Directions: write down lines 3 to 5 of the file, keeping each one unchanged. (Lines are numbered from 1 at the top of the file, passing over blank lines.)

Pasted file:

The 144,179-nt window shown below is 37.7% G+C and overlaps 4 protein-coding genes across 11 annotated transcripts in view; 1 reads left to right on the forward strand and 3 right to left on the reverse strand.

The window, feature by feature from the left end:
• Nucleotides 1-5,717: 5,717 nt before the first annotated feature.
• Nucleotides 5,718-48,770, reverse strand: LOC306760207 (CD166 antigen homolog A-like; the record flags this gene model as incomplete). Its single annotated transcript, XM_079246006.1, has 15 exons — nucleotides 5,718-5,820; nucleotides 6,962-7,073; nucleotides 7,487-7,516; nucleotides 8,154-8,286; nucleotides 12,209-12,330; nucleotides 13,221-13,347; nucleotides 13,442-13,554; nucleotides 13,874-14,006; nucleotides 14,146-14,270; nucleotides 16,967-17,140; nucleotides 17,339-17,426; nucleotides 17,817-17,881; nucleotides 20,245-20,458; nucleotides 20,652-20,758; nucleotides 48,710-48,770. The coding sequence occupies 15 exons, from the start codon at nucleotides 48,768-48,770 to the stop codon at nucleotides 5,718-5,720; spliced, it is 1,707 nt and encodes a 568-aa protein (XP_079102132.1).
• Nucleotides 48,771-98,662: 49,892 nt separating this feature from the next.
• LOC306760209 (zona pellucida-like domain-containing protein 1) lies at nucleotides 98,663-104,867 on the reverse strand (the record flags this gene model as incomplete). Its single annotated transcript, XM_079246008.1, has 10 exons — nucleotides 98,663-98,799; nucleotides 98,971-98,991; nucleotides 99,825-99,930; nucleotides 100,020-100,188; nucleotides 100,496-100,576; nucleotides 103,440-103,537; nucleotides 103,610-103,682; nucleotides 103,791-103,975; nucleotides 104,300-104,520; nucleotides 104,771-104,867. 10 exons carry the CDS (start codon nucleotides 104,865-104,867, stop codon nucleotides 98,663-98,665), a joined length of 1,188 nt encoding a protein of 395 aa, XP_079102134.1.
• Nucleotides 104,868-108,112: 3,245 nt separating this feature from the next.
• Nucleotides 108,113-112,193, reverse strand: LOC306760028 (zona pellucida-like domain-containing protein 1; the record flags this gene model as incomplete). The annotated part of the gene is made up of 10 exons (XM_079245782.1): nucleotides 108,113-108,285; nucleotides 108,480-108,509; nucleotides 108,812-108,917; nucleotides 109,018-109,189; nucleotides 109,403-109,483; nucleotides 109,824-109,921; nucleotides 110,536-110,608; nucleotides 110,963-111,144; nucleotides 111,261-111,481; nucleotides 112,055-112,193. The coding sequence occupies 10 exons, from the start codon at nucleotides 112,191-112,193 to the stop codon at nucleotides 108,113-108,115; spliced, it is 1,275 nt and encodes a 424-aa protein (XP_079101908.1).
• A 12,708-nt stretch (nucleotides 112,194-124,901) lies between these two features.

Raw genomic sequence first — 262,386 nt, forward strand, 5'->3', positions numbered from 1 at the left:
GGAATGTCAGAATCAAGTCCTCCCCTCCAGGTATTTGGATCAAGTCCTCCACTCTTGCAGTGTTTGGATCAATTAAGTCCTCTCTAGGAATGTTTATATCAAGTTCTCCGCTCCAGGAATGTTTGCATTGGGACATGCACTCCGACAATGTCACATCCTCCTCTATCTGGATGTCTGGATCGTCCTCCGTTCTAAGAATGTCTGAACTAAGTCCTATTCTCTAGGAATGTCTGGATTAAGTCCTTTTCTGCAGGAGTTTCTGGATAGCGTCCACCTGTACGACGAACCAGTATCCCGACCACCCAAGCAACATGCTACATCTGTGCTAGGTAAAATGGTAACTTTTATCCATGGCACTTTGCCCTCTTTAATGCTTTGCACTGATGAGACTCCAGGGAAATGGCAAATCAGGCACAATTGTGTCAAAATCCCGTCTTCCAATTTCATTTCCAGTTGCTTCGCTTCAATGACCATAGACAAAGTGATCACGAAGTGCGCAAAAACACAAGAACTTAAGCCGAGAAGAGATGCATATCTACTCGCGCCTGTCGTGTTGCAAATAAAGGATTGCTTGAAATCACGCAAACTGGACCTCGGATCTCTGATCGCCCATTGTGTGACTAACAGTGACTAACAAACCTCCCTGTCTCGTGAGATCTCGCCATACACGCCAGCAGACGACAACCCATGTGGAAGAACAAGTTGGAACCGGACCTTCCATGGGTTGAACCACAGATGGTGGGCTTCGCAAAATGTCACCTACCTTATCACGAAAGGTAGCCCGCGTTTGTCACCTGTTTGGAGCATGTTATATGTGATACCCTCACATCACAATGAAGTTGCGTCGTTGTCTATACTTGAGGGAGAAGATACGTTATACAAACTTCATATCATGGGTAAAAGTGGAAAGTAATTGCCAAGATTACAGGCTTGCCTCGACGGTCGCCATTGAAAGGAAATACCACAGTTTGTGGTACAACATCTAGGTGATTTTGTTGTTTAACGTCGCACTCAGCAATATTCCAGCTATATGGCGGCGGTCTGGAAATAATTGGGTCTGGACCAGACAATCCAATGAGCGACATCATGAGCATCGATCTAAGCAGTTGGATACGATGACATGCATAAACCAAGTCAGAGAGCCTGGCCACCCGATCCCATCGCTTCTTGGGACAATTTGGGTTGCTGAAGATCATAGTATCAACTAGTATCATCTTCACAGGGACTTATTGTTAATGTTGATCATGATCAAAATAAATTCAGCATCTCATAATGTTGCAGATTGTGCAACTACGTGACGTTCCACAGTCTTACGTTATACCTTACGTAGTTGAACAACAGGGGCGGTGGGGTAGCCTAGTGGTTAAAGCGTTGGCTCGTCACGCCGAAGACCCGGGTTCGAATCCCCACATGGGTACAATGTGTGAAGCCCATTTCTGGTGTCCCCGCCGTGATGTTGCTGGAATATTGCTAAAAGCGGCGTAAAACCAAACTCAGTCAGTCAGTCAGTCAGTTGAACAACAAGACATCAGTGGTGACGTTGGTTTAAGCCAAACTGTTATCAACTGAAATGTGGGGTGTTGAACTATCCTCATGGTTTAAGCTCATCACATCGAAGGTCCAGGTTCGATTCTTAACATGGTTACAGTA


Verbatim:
• Nucleotides 1-5,717: 5,717 nt before the first annotated feature.
• Nucleotides 5,718-48,770, reverse strand: LOC306760207 (CD166 antigen homolog A-like; the record flags this gene model as incomplete). Its single annotated transcript, XM_079246006.1, has 15 exons — nucleotides 5,718-5,820; nucleotides 6,962-7,073; nucleotides 7,487-7,516; nucleotides 8,154-8,286; nucleotides 12,209-12,330; nucleotides 13,221-13,347; nucleotides 13,442-13,554; nucleotides 13,874-14,006; nucleotides 14,146-14,270; nucleotides 16,967-17,140; nucleotides 17,339-17,426; nucleotides 17,817-17,881; nucleotides 20,245-20,458; nucleotides 20,652-20,758; nucleotides 48,710-48,770. The coding sequence occupies 15 exons, from the start codon at nucleotides 48,768-48,770 to the stop codon at nucleotides 5,718-5,720; spliced, it is 1,707 nt and encodes a 568-aa protein (XP_079102132.1).
• Nucleotides 48,771-98,662: 49,892 nt separating this feature from the next.